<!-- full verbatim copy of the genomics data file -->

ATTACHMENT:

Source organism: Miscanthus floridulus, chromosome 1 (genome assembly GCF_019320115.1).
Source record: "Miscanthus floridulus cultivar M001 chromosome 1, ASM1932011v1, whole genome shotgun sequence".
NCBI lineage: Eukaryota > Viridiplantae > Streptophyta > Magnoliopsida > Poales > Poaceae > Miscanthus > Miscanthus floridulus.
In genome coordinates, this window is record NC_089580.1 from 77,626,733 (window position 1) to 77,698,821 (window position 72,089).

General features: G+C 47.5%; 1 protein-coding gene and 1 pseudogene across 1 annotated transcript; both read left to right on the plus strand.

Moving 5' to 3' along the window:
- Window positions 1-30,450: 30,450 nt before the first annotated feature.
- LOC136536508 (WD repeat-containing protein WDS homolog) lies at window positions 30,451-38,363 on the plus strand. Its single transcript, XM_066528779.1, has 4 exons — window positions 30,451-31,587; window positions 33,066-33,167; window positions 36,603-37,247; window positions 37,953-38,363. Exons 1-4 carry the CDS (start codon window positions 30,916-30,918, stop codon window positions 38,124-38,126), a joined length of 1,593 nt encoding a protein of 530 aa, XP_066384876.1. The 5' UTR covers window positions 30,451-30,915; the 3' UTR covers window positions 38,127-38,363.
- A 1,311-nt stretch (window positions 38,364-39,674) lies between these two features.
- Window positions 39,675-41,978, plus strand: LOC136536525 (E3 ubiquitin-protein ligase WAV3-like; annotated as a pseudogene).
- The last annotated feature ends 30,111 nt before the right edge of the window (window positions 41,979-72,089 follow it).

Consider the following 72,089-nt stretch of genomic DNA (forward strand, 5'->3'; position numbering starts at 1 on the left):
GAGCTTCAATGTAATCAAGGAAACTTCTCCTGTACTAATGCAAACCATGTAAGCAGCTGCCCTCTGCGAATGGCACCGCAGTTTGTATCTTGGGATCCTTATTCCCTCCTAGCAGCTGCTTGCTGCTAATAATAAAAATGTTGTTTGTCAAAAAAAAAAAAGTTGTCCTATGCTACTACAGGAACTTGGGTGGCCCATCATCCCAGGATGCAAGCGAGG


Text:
Source organism: Miscanthus floridulus, chromosome 1 (genome assembly GCF_019320115.1).
Source record: "Miscanthus floridulus cultivar M001 chromosome 1, ASM1932011v1, whole genome shotgun sequence".
NCBI lineage: Eukaryota > Viridiplantae > Streptophyta > Magnoliopsida > Poales > Poaceae > Miscanthus > Miscanthus floridulus.
In genome coordinates, this window is record NC_089580.1 from 77,626,733 (window position 1) to 77,698,821 (window position 72,089).

General features: G+C 47.5%; 1 protein-coding gene and 1 pseudogene across 1 annotated transcript; both read left to right on the plus strand.

Moving 5' to 3' along the window:
- Window positions 1-30,450: 30,450 nt before the first annotated feature.
- LOC136536508 (WD repeat-containing protein WDS homolog) lies at window positions 30,451-38,363 on the plus strand. Its single transcript, XM_066528779.1, has 4 exons — window positions 30,451-31,587; window positions 33,066-33,167; window positions 36,603-37,247; window positions 37,953-38,363. Exons 1-4 carry the CDS (start codon window positions 30,916-30,918, stop codon window positions 38,124-38,126), a joined length of 1,593 nt encoding a protein of 530 aa, XP_066384876.1. The 5' UTR covers window positions 30,451-30,915; the 3' UTR covers window positions 38,127-38,363.
- A 1,311-nt stretch (window positions 38,364-39,674) lies between these two features.
- Window positions 39,675-41,978, plus strand: LOC136536525 (E3 ubiquitin-protein ligase WAV3-like; annotated as a pseudogene).
- The last annotated feature ends 30,111 nt before the right edge of the window (window positions 41,979-72,089 follow it).

Consider the following 72,089-nt stretch of genomic DNA (forward strand, 5'->3'; position numbering starts at 1 on the left):
GAGCTTCAATGTAATCAAGGAAACTTCTCCTGTACTAATGCAAACCATGTAAGCAGCTGCCCTCTGCGAATGGCACCGCAGTTTGTATCTTGGGATCCTTATTCCCTCCTAGCAGCTGCTTGCTGCTAATAATAAAAATGTTGTTTGTCAAAAAAAAAAAAGTTGTCCTATGCTACTACAGGAACTTGGGTGGCCCATCATCCCAGGATGCAAGCGAGG